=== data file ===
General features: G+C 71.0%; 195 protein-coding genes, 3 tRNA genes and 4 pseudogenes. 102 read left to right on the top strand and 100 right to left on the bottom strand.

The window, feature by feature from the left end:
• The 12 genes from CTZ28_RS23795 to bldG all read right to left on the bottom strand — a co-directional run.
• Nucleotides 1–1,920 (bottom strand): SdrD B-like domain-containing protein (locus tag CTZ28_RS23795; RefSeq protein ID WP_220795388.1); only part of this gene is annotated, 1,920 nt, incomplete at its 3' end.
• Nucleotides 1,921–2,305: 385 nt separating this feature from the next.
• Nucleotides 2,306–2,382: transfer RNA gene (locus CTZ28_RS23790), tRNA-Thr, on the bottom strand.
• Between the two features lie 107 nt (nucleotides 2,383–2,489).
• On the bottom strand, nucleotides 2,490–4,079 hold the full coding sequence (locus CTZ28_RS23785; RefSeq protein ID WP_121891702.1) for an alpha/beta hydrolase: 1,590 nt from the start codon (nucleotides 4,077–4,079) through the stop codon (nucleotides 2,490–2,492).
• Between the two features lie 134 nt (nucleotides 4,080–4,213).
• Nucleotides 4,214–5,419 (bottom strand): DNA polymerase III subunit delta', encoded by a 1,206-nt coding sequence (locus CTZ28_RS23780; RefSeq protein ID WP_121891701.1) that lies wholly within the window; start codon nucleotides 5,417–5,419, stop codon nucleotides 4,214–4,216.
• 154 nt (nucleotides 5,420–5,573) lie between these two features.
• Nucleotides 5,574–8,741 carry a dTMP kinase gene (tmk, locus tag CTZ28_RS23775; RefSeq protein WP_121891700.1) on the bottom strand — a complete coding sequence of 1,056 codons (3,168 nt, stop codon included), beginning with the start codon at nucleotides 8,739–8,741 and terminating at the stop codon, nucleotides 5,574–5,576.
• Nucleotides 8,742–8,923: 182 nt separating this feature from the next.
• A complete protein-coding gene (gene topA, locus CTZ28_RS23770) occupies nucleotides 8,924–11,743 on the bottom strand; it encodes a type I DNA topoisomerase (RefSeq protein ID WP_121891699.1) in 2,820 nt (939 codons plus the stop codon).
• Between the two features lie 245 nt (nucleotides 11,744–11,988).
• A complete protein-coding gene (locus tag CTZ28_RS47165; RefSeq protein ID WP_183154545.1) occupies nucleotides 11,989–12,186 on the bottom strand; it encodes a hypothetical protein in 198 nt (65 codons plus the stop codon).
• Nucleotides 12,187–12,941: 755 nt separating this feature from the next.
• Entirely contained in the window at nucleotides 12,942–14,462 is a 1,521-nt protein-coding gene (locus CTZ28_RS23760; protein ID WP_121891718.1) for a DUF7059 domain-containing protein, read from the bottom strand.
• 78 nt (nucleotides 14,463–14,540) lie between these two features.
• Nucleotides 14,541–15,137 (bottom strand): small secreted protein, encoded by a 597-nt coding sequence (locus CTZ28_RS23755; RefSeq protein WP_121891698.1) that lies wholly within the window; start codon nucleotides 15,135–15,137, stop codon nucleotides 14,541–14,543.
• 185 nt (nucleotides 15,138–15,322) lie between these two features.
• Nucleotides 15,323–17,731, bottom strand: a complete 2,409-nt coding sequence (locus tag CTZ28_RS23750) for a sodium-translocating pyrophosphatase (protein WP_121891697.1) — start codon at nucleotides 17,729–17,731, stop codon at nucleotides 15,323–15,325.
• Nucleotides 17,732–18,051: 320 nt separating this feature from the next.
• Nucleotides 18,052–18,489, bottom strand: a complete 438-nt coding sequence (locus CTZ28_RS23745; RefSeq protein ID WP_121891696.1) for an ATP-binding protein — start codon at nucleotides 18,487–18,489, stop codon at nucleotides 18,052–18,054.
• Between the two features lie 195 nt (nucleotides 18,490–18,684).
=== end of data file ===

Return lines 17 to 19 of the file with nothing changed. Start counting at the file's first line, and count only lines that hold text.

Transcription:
• Nucleotides 12,187–12,941: 755 nt separating this feature from the next.
• Entirely contained in the window at nucleotides 12,942–14,462 is a 1,521-nt protein-coding gene (locus CTZ28_RS23760; protein ID WP_121891718.1) for a DUF7059 domain-containing protein, read from the bottom strand.
• 78 nt (nucleotides 14,463–14,540) lie between these two features.